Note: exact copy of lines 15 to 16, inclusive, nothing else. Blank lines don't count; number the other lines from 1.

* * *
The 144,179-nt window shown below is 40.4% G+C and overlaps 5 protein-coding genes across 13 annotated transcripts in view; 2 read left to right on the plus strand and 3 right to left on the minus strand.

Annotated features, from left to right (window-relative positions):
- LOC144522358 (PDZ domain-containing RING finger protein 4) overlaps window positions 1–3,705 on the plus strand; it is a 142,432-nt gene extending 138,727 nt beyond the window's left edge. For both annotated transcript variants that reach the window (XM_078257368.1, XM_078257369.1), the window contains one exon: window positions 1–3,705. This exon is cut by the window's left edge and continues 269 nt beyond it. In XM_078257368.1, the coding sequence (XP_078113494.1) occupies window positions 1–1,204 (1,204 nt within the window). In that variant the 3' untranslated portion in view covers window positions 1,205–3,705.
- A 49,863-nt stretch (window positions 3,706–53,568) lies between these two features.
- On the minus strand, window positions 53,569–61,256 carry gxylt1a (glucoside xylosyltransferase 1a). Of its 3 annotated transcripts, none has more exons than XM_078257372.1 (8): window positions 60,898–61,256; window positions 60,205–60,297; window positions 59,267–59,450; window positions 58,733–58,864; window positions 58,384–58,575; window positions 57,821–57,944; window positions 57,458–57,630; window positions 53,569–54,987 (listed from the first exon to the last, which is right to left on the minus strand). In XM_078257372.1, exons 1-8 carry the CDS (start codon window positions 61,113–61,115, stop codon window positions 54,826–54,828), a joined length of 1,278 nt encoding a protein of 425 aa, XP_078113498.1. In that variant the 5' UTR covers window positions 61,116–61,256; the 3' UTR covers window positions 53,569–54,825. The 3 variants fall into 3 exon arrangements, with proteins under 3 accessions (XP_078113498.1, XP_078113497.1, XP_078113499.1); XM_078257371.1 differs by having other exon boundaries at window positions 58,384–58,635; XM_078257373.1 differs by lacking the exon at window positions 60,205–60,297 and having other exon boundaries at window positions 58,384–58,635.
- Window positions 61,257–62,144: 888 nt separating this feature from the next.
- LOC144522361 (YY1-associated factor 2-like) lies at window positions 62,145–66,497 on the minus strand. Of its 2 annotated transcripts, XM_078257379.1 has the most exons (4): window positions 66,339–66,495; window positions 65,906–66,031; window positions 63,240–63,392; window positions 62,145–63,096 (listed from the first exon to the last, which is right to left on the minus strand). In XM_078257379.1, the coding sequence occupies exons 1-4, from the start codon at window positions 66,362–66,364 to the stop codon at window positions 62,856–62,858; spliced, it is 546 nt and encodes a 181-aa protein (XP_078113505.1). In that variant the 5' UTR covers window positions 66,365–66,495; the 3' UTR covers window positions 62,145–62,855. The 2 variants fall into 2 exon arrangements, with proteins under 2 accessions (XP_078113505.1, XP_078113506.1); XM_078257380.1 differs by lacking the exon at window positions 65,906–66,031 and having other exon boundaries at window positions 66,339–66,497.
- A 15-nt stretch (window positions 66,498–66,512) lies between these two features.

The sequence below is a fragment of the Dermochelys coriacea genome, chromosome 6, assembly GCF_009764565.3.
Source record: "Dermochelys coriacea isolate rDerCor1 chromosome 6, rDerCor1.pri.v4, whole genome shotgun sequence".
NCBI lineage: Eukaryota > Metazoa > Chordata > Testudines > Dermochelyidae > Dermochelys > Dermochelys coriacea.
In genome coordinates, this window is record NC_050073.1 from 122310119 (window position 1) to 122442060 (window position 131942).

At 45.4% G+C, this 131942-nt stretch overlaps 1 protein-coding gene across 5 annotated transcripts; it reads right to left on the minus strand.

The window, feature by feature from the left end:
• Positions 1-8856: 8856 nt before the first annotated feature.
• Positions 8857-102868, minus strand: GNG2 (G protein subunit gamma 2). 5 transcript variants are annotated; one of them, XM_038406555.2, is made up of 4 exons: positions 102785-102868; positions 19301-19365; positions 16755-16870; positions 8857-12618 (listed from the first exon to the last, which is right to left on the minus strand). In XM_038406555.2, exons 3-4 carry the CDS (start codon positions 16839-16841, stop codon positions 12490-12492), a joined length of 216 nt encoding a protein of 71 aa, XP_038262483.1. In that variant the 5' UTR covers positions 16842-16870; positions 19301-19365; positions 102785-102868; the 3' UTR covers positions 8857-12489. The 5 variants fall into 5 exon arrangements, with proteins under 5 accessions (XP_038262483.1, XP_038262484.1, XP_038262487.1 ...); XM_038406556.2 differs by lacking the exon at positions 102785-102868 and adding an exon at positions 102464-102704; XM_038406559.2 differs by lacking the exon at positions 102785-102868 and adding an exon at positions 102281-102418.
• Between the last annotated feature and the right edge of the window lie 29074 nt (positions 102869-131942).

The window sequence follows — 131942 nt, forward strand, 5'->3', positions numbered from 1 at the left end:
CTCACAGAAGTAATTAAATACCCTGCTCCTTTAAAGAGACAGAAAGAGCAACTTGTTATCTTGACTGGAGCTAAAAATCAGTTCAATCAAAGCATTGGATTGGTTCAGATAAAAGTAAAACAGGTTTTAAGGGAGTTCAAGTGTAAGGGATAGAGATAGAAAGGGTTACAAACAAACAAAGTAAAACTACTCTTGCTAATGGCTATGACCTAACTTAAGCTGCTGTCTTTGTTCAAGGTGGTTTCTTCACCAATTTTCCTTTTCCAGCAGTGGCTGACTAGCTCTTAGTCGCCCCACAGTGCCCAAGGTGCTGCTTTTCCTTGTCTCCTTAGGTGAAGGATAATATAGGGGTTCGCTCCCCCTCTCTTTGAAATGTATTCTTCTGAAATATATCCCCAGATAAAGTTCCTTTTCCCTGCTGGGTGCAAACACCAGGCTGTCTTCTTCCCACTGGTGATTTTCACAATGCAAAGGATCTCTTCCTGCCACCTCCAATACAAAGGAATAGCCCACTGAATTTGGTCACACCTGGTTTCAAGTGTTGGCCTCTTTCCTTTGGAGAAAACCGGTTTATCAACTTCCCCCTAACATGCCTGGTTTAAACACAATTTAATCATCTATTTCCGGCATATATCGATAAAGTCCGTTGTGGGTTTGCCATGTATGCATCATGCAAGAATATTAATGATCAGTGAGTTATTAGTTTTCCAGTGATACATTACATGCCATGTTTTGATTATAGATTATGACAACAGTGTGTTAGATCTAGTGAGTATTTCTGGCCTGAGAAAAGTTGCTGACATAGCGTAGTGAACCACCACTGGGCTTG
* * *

• Positions 1-8856: 8856 nt before the first annotated feature.
• Positions 8857-102868, minus strand: GNG2 (G protein subunit gamma 2). 5 transcript variants are annotated; one of them, XM_038406555.2, is made up of 4 exons: positions 102785-102868; positions 19301-19365; positions 16755-16870; positions 8857-12618 (listed from the first exon to the last, which is right to left on the minus strand). In XM_038406555.2, exons 3-4 carry the CDS (start codon positions 16839-16841, stop codon positions 12490-12492), a joined length of 216 nt encoding a protein of 71 aa, XP_038262483.1. In that variant the 5' UTR covers positions 16842-16870; positions 19301-19365; positions 102785-102868; the 3' UTR covers positions 8857-12489. The 5 variants fall into 5 exon arrangements, with proteins under 5 accessions (XP_038262483.1, XP_038262484.1, XP_038262487.1 ...); XM_038406556.2 differs by lacking the exon at positions 102785-102868 and adding an exon at positions 102464-102704; XM_038406559.2 differs by lacking the exon at positions 102785-102868 and adding an exon at positions 102281-102418.